Knowing that he had the sympathy of the world's peace and justice movements, Restrepo spoke out on You Tube. His interview was posted with English subtitles on August 28, 2011, four days before his assassination. I urge everyone to take a few minutes to listen to Holy Martyr Fr. Jose Reynel Restrepo talk about what is happening in Marmato.
In the video, we hear from the local miners speaking about their peaceful village, their lifelong struggle in the gold mines, and the U.S.-backed government which harasses them. Then smiling young Fr. Jose appears, speaking about the need to resist the mining company.
What a revelation to see and hear this young priest speak calmly and peacefully about his own death. He says he has a choice. He does not have to leave; he can just die.
"They will have to kill me with bullets or machetes to get me out of there," he says. The people must likewise give their lives to resist the mining company, he concludes with a smile. Four days later he was dead.
Thousands of dedicated organizers, activists, and churchworkers have been killed in Colombia in recent years, but what is unusual here is that we have a powerful YouTube video of Father Jose, just four days before his death. We can see and hear for ourselves what this martyr says.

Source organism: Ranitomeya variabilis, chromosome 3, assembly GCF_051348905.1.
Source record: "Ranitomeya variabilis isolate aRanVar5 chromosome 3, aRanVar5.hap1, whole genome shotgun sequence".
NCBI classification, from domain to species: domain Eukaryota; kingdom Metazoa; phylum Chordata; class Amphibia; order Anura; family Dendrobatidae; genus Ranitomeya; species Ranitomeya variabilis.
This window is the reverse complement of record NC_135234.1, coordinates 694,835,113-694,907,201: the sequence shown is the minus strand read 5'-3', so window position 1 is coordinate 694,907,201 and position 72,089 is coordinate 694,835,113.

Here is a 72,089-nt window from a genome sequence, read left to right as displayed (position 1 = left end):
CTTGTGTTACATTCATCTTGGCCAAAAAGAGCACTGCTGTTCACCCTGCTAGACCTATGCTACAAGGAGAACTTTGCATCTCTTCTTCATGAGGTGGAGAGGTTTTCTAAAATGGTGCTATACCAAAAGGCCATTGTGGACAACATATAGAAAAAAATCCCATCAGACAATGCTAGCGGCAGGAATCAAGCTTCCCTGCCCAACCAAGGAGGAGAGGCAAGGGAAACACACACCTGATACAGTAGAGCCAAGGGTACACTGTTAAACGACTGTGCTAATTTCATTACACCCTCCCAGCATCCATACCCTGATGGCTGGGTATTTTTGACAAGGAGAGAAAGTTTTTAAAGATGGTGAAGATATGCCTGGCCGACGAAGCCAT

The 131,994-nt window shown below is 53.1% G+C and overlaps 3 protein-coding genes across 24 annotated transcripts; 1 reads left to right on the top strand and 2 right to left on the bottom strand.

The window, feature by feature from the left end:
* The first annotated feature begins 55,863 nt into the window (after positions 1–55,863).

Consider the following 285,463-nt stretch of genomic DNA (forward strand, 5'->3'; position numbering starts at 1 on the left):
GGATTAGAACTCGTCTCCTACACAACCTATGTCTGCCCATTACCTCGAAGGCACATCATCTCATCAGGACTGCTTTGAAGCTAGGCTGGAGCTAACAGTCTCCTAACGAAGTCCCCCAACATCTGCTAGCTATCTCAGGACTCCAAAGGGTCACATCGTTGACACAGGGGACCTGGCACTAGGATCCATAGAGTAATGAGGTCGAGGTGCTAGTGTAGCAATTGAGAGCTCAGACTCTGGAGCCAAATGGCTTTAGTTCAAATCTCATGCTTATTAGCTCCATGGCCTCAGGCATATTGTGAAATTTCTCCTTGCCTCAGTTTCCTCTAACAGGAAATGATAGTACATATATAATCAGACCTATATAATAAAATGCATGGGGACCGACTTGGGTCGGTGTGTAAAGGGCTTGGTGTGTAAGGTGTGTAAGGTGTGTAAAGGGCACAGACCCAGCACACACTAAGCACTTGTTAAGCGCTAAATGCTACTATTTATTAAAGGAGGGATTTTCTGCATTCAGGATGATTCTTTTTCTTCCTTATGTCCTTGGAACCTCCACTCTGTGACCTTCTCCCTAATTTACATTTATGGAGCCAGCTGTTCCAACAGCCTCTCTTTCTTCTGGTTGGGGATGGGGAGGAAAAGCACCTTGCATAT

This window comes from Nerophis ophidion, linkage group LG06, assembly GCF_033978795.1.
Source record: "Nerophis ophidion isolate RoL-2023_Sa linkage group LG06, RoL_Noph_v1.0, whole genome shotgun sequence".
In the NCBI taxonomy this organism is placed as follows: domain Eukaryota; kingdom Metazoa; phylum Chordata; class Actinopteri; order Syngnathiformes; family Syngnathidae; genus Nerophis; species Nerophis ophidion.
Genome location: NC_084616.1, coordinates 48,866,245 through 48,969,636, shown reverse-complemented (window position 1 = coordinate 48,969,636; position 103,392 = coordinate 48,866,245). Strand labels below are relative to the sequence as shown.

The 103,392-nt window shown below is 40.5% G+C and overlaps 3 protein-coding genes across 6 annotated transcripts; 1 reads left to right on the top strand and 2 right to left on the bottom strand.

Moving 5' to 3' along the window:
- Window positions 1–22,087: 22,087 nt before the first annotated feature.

With all the widespread media publicity about corrupt priests, bishops and cardinals, it's also a revelation to see and hear an authentic, friendly young priest speak so eloquently on behalf of the poor. He seems to know he is going to be killed, because that's what he talks about, and he smiles as he calmly explains that they will have to kill him. I, for one, see him as a true follower of the nonviolent Jesus.
"The church is a defender of the poor," he says. "The church declares itself in defense of the poor, and the small scale miners of Marmato are at real risk of losing their jobs in this situation ... The company doesn't provide them with an alternative to their jobs because the company wants to use open-pit mining, displacing the population and exploiting this area in a short period of time."
"I met Father Reynel Restrepo a few days before his murder," writes prominent Colombian peace movement leader Ana Teresa Bernal. "He had come to Bogota from Marmato with a delegation of miners, municipal council members and the Mayor, to ask for help, because his dear, historic town was going to be moved so that a Canadian multinational corporation could build an open-pit mine to remove the gold which lies below the town. And this was going to happen without their having ever been consulted or taken into account. They told me that they were going to make the communications media aware of this situation, and bring it to the attention of all sectors of society, because they were not going to permit this mining development to happen."